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Information for everyday Americans


Does your bank work for you?

This story has legs. December 20th, High Ridge, Missouri. The Purcells enjoyed a winter solstice yule fire in their yard last night. It is nice to know that money isn't necessary for holiday cheer. While Ed can't purchase his prescriptions, everything seems to be going along well for this couple married for 35 years. When asked what he would do in an emergency, Ed said that he might be forced to use a credit card. Now here is the interesting part. Ed got a credit card through Monmouth University that was issued by MBNA with a very reasonable interest rate. BOA swallowed up MBNA and has uped his rate to 29.24%. Now there used to be a word for such exorbitant rates- usury. It used to be illegal until the banks got financial control over our lawmakers. Seen in perspective, BOA is using exorbitant bank fees to force the Purcells into borrowing from the loan shark. Again, they may be dressed in suits, but the activity is until recent times illegal.



Scrooge 2006. December 20th, Fenton, Missouri. Revised 7:30 p.m. In a repeat of the timeless yuletide tale, we have been given this item about a couple in the greater St. Louis area. Edwin and Launi Purcell of High Ridge were planning for a Christmas in 2006. Like many of us these days, their funds are a bit tight. They had enough to cover all of the bills coming in, but the rent check was due. They figured they would try to float the rent check with the hope that the landlord would not rush right down to the bank. The worst that they figured that might happen, would be that the rent check would bounce and they would be assigned a late charge. The rent would be automatically covered when Ed's automatic deposit from work posted and they hoped that grace would let them slide through.


Ed says he remembers the days when his dad would take him around to the local businesses at Christmas time. There was always a little slack because people trusted one another. The doctor (his dad) handled his own accounts and payment was based on the ability to pay. He could send a patient to the drug store across the street and the prescription would be filled even if it would be the following week until the patient’s husband got paid and they could cover the bill. Every household in the neighborhood had running accounts with the butcher, the baker and the grocer. You might get cut off from buying doughnuts until you could square your account, but you could always get a half loaf of bread gratis if you needed it. Everyone was a little extra generous around Christmas. It was the way that people were expected to behave. That was America.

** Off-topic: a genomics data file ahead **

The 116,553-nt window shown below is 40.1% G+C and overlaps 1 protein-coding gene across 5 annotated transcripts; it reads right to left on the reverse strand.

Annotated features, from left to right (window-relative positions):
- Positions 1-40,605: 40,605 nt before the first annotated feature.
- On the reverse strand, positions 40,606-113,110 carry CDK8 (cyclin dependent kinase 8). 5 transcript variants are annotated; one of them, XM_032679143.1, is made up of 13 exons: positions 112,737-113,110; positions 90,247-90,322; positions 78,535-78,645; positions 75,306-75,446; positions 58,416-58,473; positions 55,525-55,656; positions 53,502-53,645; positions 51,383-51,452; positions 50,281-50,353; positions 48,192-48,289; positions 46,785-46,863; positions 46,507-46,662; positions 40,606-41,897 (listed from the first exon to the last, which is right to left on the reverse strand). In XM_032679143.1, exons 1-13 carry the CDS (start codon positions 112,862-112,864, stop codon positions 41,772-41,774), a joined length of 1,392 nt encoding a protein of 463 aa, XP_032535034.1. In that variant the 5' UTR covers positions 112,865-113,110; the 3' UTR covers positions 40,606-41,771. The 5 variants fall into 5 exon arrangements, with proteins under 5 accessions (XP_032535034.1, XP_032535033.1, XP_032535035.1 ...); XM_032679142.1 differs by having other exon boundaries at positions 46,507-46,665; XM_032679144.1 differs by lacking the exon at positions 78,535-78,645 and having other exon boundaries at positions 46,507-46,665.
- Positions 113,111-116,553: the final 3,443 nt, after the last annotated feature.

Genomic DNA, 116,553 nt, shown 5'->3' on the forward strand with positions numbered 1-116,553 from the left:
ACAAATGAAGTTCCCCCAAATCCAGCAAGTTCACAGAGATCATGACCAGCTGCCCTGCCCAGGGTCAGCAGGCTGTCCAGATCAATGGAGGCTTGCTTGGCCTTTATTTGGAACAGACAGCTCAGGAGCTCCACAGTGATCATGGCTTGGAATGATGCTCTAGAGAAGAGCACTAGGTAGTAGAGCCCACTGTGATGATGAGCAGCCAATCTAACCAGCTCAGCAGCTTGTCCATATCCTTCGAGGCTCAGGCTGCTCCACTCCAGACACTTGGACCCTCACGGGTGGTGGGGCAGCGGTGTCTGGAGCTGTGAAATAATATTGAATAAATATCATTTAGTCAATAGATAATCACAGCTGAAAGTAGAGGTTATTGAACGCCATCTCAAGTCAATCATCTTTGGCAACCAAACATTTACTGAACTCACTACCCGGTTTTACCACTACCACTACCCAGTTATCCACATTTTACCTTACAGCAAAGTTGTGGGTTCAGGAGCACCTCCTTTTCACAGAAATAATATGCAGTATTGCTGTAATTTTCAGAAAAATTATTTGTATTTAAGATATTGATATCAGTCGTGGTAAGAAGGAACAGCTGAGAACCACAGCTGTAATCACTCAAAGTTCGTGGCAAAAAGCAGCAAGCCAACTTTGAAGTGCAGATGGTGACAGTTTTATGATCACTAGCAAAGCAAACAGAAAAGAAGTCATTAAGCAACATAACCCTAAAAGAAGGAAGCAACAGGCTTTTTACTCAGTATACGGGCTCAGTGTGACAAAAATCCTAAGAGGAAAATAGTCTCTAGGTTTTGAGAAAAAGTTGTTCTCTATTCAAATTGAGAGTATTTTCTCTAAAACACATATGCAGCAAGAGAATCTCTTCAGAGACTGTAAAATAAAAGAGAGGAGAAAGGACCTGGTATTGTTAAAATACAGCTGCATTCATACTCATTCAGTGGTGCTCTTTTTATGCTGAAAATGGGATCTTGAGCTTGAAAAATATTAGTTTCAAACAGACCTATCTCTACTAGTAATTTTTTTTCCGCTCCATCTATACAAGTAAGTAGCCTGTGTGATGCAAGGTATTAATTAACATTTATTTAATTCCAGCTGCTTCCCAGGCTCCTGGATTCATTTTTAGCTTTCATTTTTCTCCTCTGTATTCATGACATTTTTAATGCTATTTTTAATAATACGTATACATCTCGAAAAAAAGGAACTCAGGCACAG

As things happened, the other bills didn’t reach the bank until the rent check did. They could have paid all of the items and then, knowing that Ed had an automatic deposit coming, honored his rent check and charged him $35.00 for the overdraft. That would only seem reasonable. But, this was not the America Ed grew up in. Instead, they processed the rent check first and then proceeded to extract $35.00 for each of the other nine items. $35.00 grew into $315.00. The automatic deposit registered and more bills came against the account. Ed and Launi were not worried because they knew they had sufficient funds to cover the charges. They even bought a couple of Christmas presents. The bank didn’t think it was necessary to tell them right away about the overdraft charges, so they bought food to eat. Suddenly, there was another $140.00 in overdraft charges. In just over a week, the Purcell’s had been charged $455.00 in overdraft charges. Without the charges, they would have covered all of their expenses. Trying to make recompense for the sudden new debt, they deposited a $100.00 check they had received for services and cancelled the gifts that had not yet been sent. Although the company sent notification that the funds had been credited back to the account, BOA refused to post them because they were electronic transactions and “the Purcell’s account was already showing insufficient funds”.


Jessica Beye, Banking Center Manager for the Fenton Commons Bank of America, said: “It states clearly in the disclaimer we give our customers that we have the right to take funds from our clients accounts in this manner”. “We have done nothing wrong, this is standard banking procedure”. It is interesting that the Bank of America goes to great lengths to take funds from those that are most in need yet panders to the very rich. 


These are the times in which we live. The rich are made richer at the expense of the poor. While this has been the general theme of history, it does seem as though the soul has gone out of America. The vicious attack on those that cannot protect themselves, has reached unprecedented levels. The depraved is the norm not the exception. This Friday's editorial will address the way our government has stood by and let our citizens be sold down the river for the benefit of big business. The numbers will startle you, but it should come as no surprise. Now is the time for the common people to rise up and end this violation of the American way of life. We hope you will join us.